According to Wang Yue, there are still major obstacles to overcome in the development of the route, including the hostile environment, the short transportation window, the lack of specialized equipment and infrastructure, and the risk of "long arm jurisdiction" by Western countries.


Many hope for further cooperation between the two countries in developing the Arctic route, but the extent and importance of such cooperation remains uncertain in the near future.


Sept. 15, 2023, Russian energy giant Gazprom said that it had made the first delivery of liquefied natural gas to China via the Arctic North Sea Route as the receding ice caps make the route more viable.

The South China Morning Post also mentioned that Russia's sensitivity to the Arctic region has brought a degree of uncertainty to the development of the Arctic sea route. "Currently, Russia remains deeply suspicious of foreign intervention in Arctic affairs, especially by non-Arctic countries," the report said.


Several factors have enabled its increasingly widespread use, notably high temperatures, Western sanctions, and insecurity in transiting the Black Sea.


  • Temperature. In recent months, the oceans have consistently exceeded surface temperature levels. Therefore, as the ice has melted, the Northern Sea Route (NSR) has offered more opportunities for navigation and currently boasts one of the longest seasons of use on record.

  • Security. Russia generally uses the Black Sea and the port of Novorossiysk to ship 60 million barrels of crude oil per month. However, since withdrawing from the UN-backed agreement to allow Ukrainian grain exports, the security situation of that sea has become more problematic for merchant shipping, with several attacks on ports and ships. To remedy this problem, Russia considers the NSR route as an alternative way to export its oil and gas.

  • Sanctions. Another factor that pushed Russia to further develop the NSR as a viable route was Western sanctions that imposed a ban on Russian crude oil imports. As a result, Moscow had to find customers willing to accept its crude, and despite this ban, the main customer became China.


Artyom Lukin, associate professor at Far Eastern Federal University in Vladivostok, Russia, also pointed out that fuel is currently the main cargo transported through the Arctic and that it is unclear how interested China still is in exploiting the region's oil resources in light of the country's net zero emissions goals.


Lukin mentioned that the proposed new route through the Bering Strait may not be a solution to the "Malacca dilemma." To avoid a possible future blockade of the Bering Strait by the United States, China and Russia could instead develop a Eurasian waterway linking China to Arctic shipping lanes via Siberian rivers. This would be a very expensive operation, he said, but "once implemented, China and Russia would be able to connect Asia and the Arctic Ocean without U.S. interference."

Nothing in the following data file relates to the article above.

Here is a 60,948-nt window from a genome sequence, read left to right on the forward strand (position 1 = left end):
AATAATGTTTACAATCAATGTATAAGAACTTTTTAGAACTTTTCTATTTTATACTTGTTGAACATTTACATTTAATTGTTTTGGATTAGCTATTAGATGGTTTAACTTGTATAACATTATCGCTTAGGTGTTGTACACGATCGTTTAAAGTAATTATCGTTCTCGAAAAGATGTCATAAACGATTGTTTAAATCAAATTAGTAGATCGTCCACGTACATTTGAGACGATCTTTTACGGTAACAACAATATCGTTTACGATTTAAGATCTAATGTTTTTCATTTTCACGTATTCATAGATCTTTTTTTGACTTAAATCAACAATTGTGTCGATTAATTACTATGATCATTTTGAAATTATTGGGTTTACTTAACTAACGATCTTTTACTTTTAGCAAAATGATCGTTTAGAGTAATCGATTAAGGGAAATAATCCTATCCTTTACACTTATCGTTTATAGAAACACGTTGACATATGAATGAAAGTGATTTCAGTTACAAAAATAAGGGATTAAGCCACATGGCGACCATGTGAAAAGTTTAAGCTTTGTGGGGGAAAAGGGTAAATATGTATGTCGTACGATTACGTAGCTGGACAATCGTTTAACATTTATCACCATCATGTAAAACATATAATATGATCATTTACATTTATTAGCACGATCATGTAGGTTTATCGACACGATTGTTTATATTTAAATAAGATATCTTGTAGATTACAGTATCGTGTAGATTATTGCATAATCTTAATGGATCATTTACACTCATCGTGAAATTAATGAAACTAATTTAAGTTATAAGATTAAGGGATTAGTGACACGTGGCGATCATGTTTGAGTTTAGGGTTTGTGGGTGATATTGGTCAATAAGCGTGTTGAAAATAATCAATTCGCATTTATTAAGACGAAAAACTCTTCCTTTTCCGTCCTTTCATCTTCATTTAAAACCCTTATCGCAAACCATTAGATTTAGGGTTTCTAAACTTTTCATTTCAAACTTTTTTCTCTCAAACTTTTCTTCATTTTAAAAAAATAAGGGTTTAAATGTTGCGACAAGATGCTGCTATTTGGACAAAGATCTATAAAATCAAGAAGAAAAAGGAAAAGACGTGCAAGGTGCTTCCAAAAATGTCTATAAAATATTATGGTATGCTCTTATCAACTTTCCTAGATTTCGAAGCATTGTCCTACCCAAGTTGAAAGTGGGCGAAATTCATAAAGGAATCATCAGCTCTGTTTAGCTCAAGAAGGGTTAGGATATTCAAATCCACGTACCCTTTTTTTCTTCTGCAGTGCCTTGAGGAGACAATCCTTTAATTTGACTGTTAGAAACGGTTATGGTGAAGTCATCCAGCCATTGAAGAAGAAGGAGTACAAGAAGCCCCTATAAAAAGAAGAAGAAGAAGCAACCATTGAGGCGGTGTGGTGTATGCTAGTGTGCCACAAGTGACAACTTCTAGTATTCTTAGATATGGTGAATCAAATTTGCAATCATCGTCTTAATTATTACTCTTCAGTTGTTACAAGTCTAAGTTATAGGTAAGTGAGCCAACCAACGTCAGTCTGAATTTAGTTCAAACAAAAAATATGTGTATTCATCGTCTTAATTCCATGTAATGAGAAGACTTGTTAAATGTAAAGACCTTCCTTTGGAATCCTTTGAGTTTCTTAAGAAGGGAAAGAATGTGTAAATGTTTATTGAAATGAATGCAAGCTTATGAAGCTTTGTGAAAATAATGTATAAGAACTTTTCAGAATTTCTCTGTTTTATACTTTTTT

Regarding China-Russia cooperation on Arctic projects, Foreign Ministry spokesman Mao Ning responded a short while ago, pointing out that "China and Russia carry on normal economic and trade cooperation on the basis of mutual respect, equality and mutual benefit, and should not be subject to interference and restrictions by third parties; moreover, the facts have shown that sanctions and pressure cannot solve the problem, but rather cause spillover effects. China has always opposed unilateral sanctions and long-range jurisdiction, which have no basis in international law and no mandate from the Security Council. China and the Russian Federation will continue to engage in normal economic and trade cooperation in a spirit of mutual respect, equality and mutual benefit."


In June 2023, Russian Prime Minister Mikhail Mishustin said that some $21 billion will be invested in the development of the Northern Sea Route over the next 13 years. The investment will consist of the construction of 50 icebreakers and ice-class ships, the construction of ports, and the creation of an orbital satellite constellation.


Russia aims to increase NSR capacity to 100 million tons by 2026 and 200 million tons by 2030.


India also wants to use NSR


June 2023 saw yet another event that could give even more importance to the North Sea Route. In paerticular, India and Russia discussed the possibility of exploring new transport corridors such as the NSR and the eastern sea corridor between Vladivostok and Chennai, India.


Part of the meeting, which took place at the Russian Maritime Training Institute in Vladivostok, was about training Indian seafarers to learn how to perform the task in polar and Arctic waters.


As noted above, it is very likely that Russia, China, and even India will seek to increase the frequency of ships delivering goods through the NSR. It remains to be seen whether the weather will continue to be inclined to accelerate this process and whether Putin will be willing to go all in on the Northern Sea Route as an alternative to Suez.